This is what happens now in Italy

Up in the air.
Up in the air.
Image: AP Photo/Gregorio Borgia
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The latest projections on the outcome of the Italian elections indicate that neither Pier Luigi Bersani’s center-left party nor Silvio Berlusconi’s center-right party have won a clear-cut victory in Italian elections that drew to a close yesterday. Bersani squeaked by with a narrow lead in the lower house of the Italian parliament—the Chamber of Deputies. Italian law grants the largest coalition in the lower house enough seats to rule with a workable majority of 55% of seats. But even with the help of technocrat PM Mario Monti’s small following, the pro-reform Bersani lacks enough support to construct a majority in the Senate.

This is probably the worst-case scenario for investors, who had hoped a coalition of Bersani and Monti would prevail. Although more than 11% of Italians—and 36% of young Italians—are unemployed, the country passed numerous economic reforms during Monti’s tenure, from late 2011 to date. Bersani was unlikely to be as ardent a reformer, but investors consider almost anything to be better the return of Silvio Berlusconi and his cronies.

How it happened

Center-right former PM Silvio Berlusconi staged a comeback in the polls late in the game, making promises to cut taxes and end austerity. But the success of a third party was most surprising. Five Stars (M5), led by populist comedian Beppe Grillo, won a stunning 25% of votes, with a lot of that momentum coming in the last week. But his party is a wildcard; mainly focused on reforming an electoral system it finds corrupt, it has gained support from all sides of the political spectrum. What’s more, Grillo himself won’t even be able to become a member of parliament, since he was convicted of manslaughter in a car accident and barred from the post. Thus the party’s solidarity could prove tenuous, with both Bersani’s left and Berlusconi’s right likely to court individual members of Grillo’s group.

There’s a lot of time for that to happen. Both houses of parliament have to convene by March 15, but the deadline for forming a coalition is long after that. It could coincide with President Giorgio Napolitano’s last day in office on May 15, by which time both parties will have had to elected a new President. Until then, current PM Mario Monti will remain in control.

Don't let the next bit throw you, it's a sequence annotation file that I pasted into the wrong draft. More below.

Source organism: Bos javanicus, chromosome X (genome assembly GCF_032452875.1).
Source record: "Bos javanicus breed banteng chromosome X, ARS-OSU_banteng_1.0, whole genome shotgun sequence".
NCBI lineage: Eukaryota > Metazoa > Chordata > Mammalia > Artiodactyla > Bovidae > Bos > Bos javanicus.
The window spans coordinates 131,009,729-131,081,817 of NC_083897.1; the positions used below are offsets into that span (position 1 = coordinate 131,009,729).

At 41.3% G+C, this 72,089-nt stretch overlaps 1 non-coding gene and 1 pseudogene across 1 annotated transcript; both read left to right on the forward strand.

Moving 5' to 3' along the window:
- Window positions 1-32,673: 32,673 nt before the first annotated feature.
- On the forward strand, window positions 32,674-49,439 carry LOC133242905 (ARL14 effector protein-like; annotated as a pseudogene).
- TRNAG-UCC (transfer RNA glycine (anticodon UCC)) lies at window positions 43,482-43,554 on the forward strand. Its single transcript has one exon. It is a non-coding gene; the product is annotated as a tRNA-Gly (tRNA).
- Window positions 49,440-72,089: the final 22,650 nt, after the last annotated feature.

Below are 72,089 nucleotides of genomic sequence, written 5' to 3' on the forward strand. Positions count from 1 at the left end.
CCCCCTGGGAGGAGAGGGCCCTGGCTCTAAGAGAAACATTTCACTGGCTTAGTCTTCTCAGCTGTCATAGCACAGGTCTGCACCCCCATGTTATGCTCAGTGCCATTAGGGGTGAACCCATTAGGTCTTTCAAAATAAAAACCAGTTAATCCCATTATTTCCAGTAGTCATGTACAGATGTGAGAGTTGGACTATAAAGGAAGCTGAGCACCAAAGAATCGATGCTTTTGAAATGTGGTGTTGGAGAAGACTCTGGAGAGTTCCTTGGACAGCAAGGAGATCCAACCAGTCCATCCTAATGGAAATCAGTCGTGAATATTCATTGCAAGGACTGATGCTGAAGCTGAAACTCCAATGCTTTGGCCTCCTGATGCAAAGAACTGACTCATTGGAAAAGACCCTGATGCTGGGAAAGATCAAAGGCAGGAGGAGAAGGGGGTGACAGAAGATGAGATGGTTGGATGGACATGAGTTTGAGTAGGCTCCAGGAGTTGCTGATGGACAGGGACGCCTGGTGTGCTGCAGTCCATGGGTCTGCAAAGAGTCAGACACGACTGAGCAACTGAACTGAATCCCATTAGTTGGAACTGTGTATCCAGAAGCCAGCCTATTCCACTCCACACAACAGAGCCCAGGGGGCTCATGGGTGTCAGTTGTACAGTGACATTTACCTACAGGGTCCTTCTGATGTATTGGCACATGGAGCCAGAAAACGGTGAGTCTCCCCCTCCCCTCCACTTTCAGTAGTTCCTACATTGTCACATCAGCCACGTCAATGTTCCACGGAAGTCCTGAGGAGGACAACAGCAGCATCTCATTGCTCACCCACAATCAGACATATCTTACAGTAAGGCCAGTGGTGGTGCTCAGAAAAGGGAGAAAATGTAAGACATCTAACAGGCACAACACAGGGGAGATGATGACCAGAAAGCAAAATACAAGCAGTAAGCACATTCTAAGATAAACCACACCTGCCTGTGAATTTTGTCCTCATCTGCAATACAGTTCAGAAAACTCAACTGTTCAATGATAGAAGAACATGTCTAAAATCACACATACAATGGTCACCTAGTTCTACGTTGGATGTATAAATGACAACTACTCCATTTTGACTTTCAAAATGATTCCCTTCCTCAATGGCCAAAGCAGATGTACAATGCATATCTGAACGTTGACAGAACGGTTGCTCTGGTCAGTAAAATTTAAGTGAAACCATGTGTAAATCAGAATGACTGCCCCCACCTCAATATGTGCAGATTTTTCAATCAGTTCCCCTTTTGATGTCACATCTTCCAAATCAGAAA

The lack of a clear majority would normally force parties to negotiate to form a grand coalition to make a stable government, but Bersani’s party has ruled out the possibility of uniting with Berlusconi’s. Nor are they likely to appoint a technocrat (like Monti was) at the government’s helm. (Monti, for the record, is probably not eligible for the post, having already thrown his hat in the political ring this election.) Therefore, there’s a good chance that Italy could end up with a hung parliament for the first time in its history as a republic if the parties aren’t able to form a viable government. Alternatively, Bersani and Monti could form a minority government, scraping together enough seats in the Senate to hold fragile control. But even then, the government risks dissolution whenever hard-to-stomach reforms and anti-austerity policies show up for a vote.

Another vote?

In both likely scenarios—a minority, Bersani-led government or a truly hung parliament—a new parliamentary vote in Italy is almost a sure thing within the next few months. Those elections are unlikely to be held in the next month or so, however; elected deputies will have 45 days to report to their parties (pdf).

Furthermore, neither Berlusconi nor Bersani really wants a second round of elections immediately. Although Berlusconi and Grillo both gained ground in the last few weeks up to the election—Berlusconi for his campaign techniques (namely, impossible promises) and Grillo for his anti-establishment rhetoric—Grillo is likely to benefit from the failure of the Italian parliament to produce a viable government. Both major parties will try to wait until third-party enthusiasm dissolves.

“There is a real sense that this is not a good result whatever happens,”  says Ian Limbach, a PR consultant who works with major multinational businesses in Italy. Until there’s certainty in the euro area’s third-largest economy, the future of reforms there will be up in the air. Markets appear to agree with his assessment. The Italian FTSE MIB was down 4% in trading today, and yields on Italian 10-year bonds—a sign of falling faith in the Italian government’s ability to repay its debts—had jumped 36 bps to 4.79%. Uncertainty in Italy translates into uncertainty in the euro as a currency union.

The election turmoil and Grillo’s success smack of Greece’s political turmoil last year. Greeks were forced to endure two rounds of parliamentary elections, after radical opposition party SYRIZA won a surprising amount of support. The old parties—Socialist PASOK and center-right New Democracy—had governed Greece since it became a democracy, but were hard-pressed to win a clear majority that could overwhelm the opposition. Although ultimately able to form a coalition, the tension-fraught elections shone a light on increasing resistance to austerity policies in Greece.

Updated from original, which was published at 2:59 p.m. on Monday, February 25.